An NHS report as exposed the different health outcomes for LGB and straight people (Envato)
A landmark NHS report has laid bare the concerning health inequalities faced by lesbian, gay and bisexual adults in the UK.
The first-of-its-kind report, published today (6 July) by NHS Digital, is based on data from 1,132 LGB adults who participated in the Health Survey for England between 2011–2018.
The research found that LGB adults are more likely to drink more, smoke more and have worse mental health than the straight population, with worse health outcomes as a result.
Despite LGB adults being 12 per cent less likely to be overweight or obese than straight people, a higher proportion of LGB people (7 per cent) reported “bad” or “very bad” health, compared with heterosexual adults (6 per cent).
The prevalence of limiting longstanding illness was also higher at 26 per cent compared to 22 per cent.
When asked about alcohol consumption, 32 per cent of LGB adults reported drinking levels which put them at increased or higher risk of alcohol-related harm (more than 14 units per week) compared to 24 per cent of heterosexual adults.
A similar trend was found with smoking, with more LGB adults (27 per cent) than heterosexual adults (18 per cent) saying they are current smokers. The proportion of adults who currently smoked cigarettes was highest among LGB women at 31 per cent, and lowest among heterosexual women at 16 per cent.
LGB adults also had lower average mental wellbeing scores on the Warwick-Edinburgh Mental Wellbeing Scale (48.9) compared with heterosexual adults (51.4), with LGB women reporting the lowest wellbeing scores (47.3).
Sixteen per cent of LGB adults said they had a mental, behavioural or neurodevelopmental disorder as a longstanding condition; the proportion of heterosexual adults reporting the same was significantly lower at 6 per cent.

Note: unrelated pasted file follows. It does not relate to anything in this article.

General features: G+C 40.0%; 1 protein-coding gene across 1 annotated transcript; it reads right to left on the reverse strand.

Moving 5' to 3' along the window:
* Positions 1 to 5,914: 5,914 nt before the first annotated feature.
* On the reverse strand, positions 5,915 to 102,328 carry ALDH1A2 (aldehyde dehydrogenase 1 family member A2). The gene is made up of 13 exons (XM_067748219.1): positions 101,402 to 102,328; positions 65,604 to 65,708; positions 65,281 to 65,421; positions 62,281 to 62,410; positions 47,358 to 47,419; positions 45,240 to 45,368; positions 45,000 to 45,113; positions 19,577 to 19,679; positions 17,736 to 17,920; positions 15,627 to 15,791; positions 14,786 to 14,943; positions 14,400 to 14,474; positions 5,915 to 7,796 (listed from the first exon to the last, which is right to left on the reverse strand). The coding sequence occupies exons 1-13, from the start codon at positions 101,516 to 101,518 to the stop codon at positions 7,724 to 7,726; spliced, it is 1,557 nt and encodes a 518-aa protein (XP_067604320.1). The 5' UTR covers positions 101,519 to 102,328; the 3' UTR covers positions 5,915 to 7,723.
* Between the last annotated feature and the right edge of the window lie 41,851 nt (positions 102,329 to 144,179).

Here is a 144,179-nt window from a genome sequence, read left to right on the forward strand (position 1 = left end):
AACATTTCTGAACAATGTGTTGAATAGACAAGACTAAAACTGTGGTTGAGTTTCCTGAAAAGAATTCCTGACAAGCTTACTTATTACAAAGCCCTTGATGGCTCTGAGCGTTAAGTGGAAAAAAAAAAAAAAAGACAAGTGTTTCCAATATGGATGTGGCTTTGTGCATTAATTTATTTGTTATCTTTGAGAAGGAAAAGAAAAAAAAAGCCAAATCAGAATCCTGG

LGBT+ people continue to face barriers to healthcare in NHS
The NHS Digital’s Chief Statistician Chris Roebuck said: “One of the biggest benefits to collecting and publishing health data is the ability to highlight health inequalities.
“We’re pleased to be able to publish these LGB statistics for the first time, which show important differences in health status and behaviours.”
Campaigners have long highlighted the prevailing gap in healthcare provision for the LGBT+ community, who commonly face barriers not experienced by the straight population.
Back in 2019 a leading advisor on UK public health committee warned a parliamentary committee that the NHS is “absolutely” prejudiced against LGBT+ people, saying that problems largely stem from lack of funding and reporting, improper training and ingrained prejudice.
Queer women in particular often struggle to be heard in healthcare settings, with lesbian and bisexual women’s health said to be “invisible” in the UK discourse.
Last year the LBT Women’s Health Week reported that lesbian, bi and trans women are more likely to experience inappropriate questions or curiosity from healthcare professionals, with 8.1 per cent of lesbians, 5.9 per cent of bisexuals, 12.1 per cent of queer cis women and 15.4 per cent of trans women reporting this happening to them in the past year.
LBT+ women are also more likely to experience difficulties accessing mental-health services, with more than half of lesbian, bisexual, queer and trans women saying they found it “not easy” or “not easy at all” to access mental healthcare in the past year.
The same year, a major NHS England report disturbingly appeared to characterise being LGBT+ as a disability, highlighting the continuing ignorance and insensitivity LGBT+ people often endure from health professionals – which in turn leads to fewer doctors’ visits and poorer health outcomes.
Originally Appeared Here